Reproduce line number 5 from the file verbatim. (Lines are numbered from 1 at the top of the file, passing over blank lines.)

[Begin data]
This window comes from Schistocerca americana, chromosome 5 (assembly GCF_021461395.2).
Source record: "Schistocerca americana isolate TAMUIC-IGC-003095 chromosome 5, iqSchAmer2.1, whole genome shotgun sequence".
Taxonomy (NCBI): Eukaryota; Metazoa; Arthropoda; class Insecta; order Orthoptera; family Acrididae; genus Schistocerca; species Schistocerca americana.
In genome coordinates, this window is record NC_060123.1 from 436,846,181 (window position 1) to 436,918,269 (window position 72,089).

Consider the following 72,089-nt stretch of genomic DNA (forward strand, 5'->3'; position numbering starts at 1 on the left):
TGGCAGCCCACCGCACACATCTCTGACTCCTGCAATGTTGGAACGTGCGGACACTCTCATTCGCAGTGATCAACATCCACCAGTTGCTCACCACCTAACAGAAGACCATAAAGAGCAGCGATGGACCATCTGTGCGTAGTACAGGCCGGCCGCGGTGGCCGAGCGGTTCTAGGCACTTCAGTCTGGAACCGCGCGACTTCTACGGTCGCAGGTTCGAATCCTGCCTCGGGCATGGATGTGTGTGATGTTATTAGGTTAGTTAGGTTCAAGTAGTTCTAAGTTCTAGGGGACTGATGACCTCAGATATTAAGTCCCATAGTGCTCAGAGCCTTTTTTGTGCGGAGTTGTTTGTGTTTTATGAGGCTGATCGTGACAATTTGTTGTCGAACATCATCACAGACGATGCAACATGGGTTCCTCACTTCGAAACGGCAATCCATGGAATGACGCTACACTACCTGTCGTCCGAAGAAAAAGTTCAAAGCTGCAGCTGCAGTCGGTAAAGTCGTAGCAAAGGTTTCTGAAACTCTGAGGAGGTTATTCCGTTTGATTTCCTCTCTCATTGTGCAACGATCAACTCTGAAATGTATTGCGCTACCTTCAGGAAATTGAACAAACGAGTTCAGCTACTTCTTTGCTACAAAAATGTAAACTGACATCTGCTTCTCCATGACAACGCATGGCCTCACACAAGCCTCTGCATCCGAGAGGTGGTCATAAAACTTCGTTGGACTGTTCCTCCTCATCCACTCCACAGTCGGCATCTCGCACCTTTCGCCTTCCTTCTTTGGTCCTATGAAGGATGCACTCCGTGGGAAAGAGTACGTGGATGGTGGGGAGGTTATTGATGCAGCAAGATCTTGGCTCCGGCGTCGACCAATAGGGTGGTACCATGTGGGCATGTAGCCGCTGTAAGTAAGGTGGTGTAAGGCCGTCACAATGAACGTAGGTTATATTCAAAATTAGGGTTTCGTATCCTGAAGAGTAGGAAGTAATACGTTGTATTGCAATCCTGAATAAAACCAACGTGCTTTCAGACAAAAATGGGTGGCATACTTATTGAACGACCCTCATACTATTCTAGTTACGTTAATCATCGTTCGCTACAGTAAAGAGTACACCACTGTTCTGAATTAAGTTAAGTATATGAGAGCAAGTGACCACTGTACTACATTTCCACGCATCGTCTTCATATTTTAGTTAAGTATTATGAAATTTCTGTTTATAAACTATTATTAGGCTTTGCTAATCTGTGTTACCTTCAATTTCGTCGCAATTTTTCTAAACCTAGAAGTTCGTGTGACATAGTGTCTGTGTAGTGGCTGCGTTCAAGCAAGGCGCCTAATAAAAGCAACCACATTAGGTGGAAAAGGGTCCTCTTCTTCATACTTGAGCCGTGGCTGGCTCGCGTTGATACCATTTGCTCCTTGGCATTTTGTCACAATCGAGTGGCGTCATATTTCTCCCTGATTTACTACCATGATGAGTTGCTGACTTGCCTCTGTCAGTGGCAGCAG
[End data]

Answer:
Consider the following 72,089-nt stretch of genomic DNA (forward strand, 5'->3'; position numbering starts at 1 on the left):